Commune Communicate

Studio Orta - 0400
Studio Orta - 0400
Studio Orta - 0400
Studio Orta - 0400
Studio Orta - 0400

Date: 1996
Ref: 0400
Matériaux: Wood, laminated C-print, bromure, walkman, audio recording, 4 sets of postcards, silkscreen print, leather handle. The installation contains a set of 4 suitcases and 4 folding tables, and various audience prompts
Dimensions: Suitcase: 50 x 40 x 10cm each. Folding tables: 200 x 6 x 90cm
Catalogued: Lucy Orta, Phaidon Press, 2002; Lucy Orta: Process of Transformation, Editions Jean-Michel Place, Paris, 1996
Exhibition history: 2005 Barbican Art gallery, The Curve, London; 1997 Casino Luxembourg; 1966 Metz Detention Centre and Metz city centre, France
Courtesy: Lucy + Jorge Orta

Commune Communicate starts its life in the CP Metz, a prison in the North West of France. Lucy Orta spent several weeks with a small group of inmates discussing their daily routine, what they missed and their aspirations for the future. She recorded the conversations and took photographs of their environment, objects, and the 19 doors she had to pass through to enter into contact with the men.
Commissioned by the FRAC Lorraine and the Casino Luxembourg centre for contemporary art, these workshops were part of a wider project entitled Actions Urbaines (Urban Actions) throughout the city of Metz. For her city action, she created a series of 'tools' that she could display in the public space, to facilitate conversations with passers-by. These objects are the 'Perimeter Communication Units', a set of folding tables made from re-purposed painter and decorator tables; and the '19 Doors Dialogue Units', simple wooden hand-made box suitcases, containing compartments for a set of postcards and a walkman with the editing audio recordings of her conversations at CP Metz.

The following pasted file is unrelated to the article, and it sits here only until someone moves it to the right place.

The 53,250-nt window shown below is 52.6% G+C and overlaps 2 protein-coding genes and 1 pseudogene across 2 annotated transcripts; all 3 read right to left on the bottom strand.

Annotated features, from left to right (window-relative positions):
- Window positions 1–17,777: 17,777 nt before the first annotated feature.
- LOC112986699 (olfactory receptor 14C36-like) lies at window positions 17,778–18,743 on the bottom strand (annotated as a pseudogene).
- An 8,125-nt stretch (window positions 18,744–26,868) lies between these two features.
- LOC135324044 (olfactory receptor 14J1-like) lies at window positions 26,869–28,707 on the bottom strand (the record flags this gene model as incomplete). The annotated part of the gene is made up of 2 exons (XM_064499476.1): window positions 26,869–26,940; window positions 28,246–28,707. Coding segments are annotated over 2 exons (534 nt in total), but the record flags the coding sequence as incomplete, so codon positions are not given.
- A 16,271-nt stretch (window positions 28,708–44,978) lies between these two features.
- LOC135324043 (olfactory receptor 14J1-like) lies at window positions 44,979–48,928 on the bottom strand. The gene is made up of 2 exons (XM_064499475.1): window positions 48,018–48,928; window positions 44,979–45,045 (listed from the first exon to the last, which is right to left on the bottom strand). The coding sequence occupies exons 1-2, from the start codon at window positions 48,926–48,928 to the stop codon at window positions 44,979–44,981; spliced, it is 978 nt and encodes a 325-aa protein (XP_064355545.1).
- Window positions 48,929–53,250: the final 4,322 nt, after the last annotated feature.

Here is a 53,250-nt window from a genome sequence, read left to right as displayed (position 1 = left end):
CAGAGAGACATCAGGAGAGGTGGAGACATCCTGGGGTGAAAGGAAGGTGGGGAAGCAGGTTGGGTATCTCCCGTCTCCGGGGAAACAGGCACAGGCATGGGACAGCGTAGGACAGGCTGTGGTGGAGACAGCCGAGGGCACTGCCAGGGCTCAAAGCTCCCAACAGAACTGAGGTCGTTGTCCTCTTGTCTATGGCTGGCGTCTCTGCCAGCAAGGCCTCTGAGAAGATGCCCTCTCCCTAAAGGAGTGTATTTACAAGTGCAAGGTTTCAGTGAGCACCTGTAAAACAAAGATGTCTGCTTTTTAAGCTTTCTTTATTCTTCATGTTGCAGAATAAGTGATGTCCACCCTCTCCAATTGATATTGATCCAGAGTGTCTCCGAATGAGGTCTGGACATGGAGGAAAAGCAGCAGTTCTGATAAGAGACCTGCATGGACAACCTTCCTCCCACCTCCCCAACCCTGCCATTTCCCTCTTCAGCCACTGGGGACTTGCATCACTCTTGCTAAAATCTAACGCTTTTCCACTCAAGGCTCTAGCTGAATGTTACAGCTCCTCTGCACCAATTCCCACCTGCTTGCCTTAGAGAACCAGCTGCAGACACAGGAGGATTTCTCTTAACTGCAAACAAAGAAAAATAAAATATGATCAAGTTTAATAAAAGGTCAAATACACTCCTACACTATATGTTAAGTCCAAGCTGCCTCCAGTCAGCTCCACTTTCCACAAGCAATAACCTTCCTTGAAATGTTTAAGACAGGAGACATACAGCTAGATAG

The ad hoc display of incongruous objects in the busy streets of Metz purposely attracted attention and passers-by were invited to listen to the men speak, to take a postcard from the box and write a response back. The postcards were collected togther and at the end of the day sent back to the inmates, thus infiltrating conversations through the walls of the detention centre. 
At the end of Actions Urbaines, the objects created and the collection of messages were exhbited inside CP Metz, in the visiting rooms for all inmates to view.